This section provides simple examples for how to use the IF* functions for data type validation. These functions include the following:
IFNULL- For an input expression or value, this function returns the specified value if the input is a null value. See IFNULL Function.
IFMISSING- Returns the specified value if the input value or expression is a missing value. See IFMISSING Function.
IFMISMATCHED- Returns the specified value if the input value or expression is mismatched against the column's data type. See IFMISMATCHED Function.
IFVALID- Returns the specified value if the input value or expression is valid against the column's data type. See IFVALID Function.
The following simple table lists zip codes by customer identifier:
When the above is imported into the Transformer page, you notice the following:
custZipcolumn is typed as Integer.
- There are two missing and two mismatched values in the
First, you test for valid values in the
custZip column. Using the
IFVALID function, you can validate against any data type:
Fix four-digit zips: In the
status column are instances of
ok for the top four rows. You notice that the bottom two rows contain four-digit codes.
custZip values were originally imported as Integer, any leading
0 values are dropped. In this case, you can add back the leading zero. Before the previous step, change the data type of
zip to String and insert the following:
Now, when you click the last recipe step, you should see that two more rows in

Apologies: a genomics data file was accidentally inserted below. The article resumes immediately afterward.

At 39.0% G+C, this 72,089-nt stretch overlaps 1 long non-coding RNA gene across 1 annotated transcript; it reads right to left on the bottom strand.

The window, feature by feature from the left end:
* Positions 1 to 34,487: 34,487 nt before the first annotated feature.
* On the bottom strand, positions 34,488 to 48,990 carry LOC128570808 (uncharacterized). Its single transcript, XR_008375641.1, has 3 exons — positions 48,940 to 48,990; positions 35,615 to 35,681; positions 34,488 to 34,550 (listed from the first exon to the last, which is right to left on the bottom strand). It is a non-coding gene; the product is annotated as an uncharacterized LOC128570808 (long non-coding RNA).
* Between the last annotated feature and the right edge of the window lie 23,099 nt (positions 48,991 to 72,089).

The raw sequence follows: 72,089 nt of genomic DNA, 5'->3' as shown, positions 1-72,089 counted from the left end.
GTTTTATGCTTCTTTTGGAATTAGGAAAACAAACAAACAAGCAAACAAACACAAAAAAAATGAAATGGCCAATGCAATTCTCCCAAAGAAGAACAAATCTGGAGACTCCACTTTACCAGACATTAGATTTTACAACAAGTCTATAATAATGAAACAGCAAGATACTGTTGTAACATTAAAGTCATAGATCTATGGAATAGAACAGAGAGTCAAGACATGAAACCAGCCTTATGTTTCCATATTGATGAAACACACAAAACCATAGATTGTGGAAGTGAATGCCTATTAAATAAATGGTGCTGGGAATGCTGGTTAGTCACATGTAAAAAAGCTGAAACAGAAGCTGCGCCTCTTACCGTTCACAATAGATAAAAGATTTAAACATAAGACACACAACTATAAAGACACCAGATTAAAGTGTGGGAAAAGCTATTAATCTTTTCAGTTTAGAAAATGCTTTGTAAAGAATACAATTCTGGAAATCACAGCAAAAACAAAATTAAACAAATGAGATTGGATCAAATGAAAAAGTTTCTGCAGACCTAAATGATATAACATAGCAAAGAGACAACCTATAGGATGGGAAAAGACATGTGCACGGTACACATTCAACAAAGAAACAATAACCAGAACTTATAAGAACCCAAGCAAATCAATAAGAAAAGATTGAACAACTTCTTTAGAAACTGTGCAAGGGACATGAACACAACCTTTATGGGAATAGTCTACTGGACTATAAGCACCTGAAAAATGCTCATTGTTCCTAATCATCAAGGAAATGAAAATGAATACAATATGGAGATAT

status are listed as
For the zip code with the three-digit extension, you can simply remove that extension to make it valid. Click the step above the last one. In the data grid, highlight the value. Click the Replace suggestion card. Select the option that uses the following for the matching pattern:
The above means that all three-digit extensions are dropped from the zip. You can do the same for any two- and one-digit extensions, although there are none in this sample.
Missing and null values: Now, you need to address how to handle missing and null values. The
IFMISSING tests for both missing and null values, while the
IFNULL tests just for null values. In this example, you want to delete null values, which could mean that the data for that row is malformed and to write a status of
missing for missing values.
Click above the last line in the recipe to insert the following:
Now, when you click the last line of the recipe, only the null value is listed as having a status other than
ok. You can use the following to remove this row and all like it:
As an exercise, you might repeat the above steps starting with the
IFMISMATCHED function determining the value in the
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